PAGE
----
Friday, February 29, 2008

Finding an alternative to a 'Local Foods Pledge'

I've been asked by a group of folks who are putting together a local foods directory for Greater Cincinnati to write a 'Local Foods Pledge' to include in the directory. In general, I disagree with the concept, but I do want to help this group. So I'm trying to come up with something.

I'm thinking along the lines of providing a list of steps folks might take in trying to eat more locally, putting them into some general order of easiest and least time-consuming to most challenging, and then inviting folks to choose a point on the local eating scale they're going to aim for this year.

For instance:

Choose local over non-local when offered
Learn what produce is in season when
Switch to local honey & maple syrup
Switch to pastured eggs
Switch to local wines
Visit a farmers' market once a week
Add seasonal recipes to my collection
Freeze a frequently-used item during the season (berries, applesauce, tomatoes, corn, onions, peppers)
Can a frequently-used item during the season (preserves, tomato sauce, tomato paste, enchilada sauce, chile sauce, pickles)
Join a CSA
Purchase a side of grass-fed beef (or half a pastured pig)
Join a herdshare

This is just off the top of my head, and I'm not sure I have them ordered correctly. For instance, is joining a CSA, which requires a weekly trip to pick up the CSA box, more onerous than purchasing half a beef which then must be fitted into the home freezer? Is canning more of a challenge for most people than where I've placed it? Is visiting a farmers' market weekly easier than switching to local wines? I put 'switch to local honey and syrup' ahead of 'switch to pastured eggs' because I figure people only buy honey/syrup every once in a while but many buy eggs weekly, but maybe eggs are easier?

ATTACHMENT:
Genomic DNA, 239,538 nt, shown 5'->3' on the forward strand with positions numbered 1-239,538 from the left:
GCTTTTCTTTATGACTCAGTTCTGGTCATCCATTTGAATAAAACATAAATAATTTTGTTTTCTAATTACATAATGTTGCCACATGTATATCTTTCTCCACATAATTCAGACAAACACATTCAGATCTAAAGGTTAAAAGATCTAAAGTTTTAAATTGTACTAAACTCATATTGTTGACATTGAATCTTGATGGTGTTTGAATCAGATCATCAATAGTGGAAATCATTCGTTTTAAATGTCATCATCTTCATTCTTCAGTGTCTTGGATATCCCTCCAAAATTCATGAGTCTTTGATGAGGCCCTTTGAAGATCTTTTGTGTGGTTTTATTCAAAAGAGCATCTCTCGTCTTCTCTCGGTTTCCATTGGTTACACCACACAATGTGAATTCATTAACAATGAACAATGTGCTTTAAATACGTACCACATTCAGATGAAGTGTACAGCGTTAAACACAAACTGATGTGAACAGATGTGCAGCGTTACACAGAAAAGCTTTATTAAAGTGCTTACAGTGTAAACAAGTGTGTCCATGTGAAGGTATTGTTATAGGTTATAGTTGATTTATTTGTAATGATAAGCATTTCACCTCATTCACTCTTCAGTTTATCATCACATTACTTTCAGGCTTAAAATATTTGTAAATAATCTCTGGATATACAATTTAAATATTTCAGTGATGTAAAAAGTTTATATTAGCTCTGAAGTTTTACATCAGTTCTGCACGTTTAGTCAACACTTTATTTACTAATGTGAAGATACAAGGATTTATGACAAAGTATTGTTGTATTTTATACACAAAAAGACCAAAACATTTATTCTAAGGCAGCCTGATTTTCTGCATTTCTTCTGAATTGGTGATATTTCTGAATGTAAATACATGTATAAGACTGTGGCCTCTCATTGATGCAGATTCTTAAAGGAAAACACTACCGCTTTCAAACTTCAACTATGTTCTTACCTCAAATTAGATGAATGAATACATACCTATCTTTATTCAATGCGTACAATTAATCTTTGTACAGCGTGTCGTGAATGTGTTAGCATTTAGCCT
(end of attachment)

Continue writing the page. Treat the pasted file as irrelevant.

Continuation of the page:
What other steps could folks take? Where would they fit into the scale?

All suggestions and advice gratefully accepted!


Audrey said...

That's a pretty good-looking list. I like your idea of a 'local food' pyramid. For me diversifying home cooking skills has definitely helped with local eating. Or maybe that is implied in all the ingredients you mention. And what about Pollan and others' suggestion that we should eat more plants and less meat? Good luck with the project!

valereee said...

Thanks, Audrey! I think you're right, cooking skills are a necessity. When you buy food with a single ingredient, you pretty much have to know ways to put them together to make a meal.

I've been trying lately to also reduce our total meat consumption. A big pot of soup with a pound of ground chicken, a pound of kale, and a pound of beans that makes ten servings, for instance. Meat as an ingredient rather than the center of a meal. We still do end up with meals that center around the meat (I made pot roast Friday night) but I'm trying to keep in mind that the meat doesn't have to be the star every night. One of the things that I'm hoping will help with that is buying a split half of a cow this year. We'll only receive so many steaks and roasts -- the rest of the cuts will be more appropriately used as ingredients. I've also been buying a lot of chopped meat -- pork, beef, chicken, lamb -- and that really lends itself to 'meat as ingredient' thinking.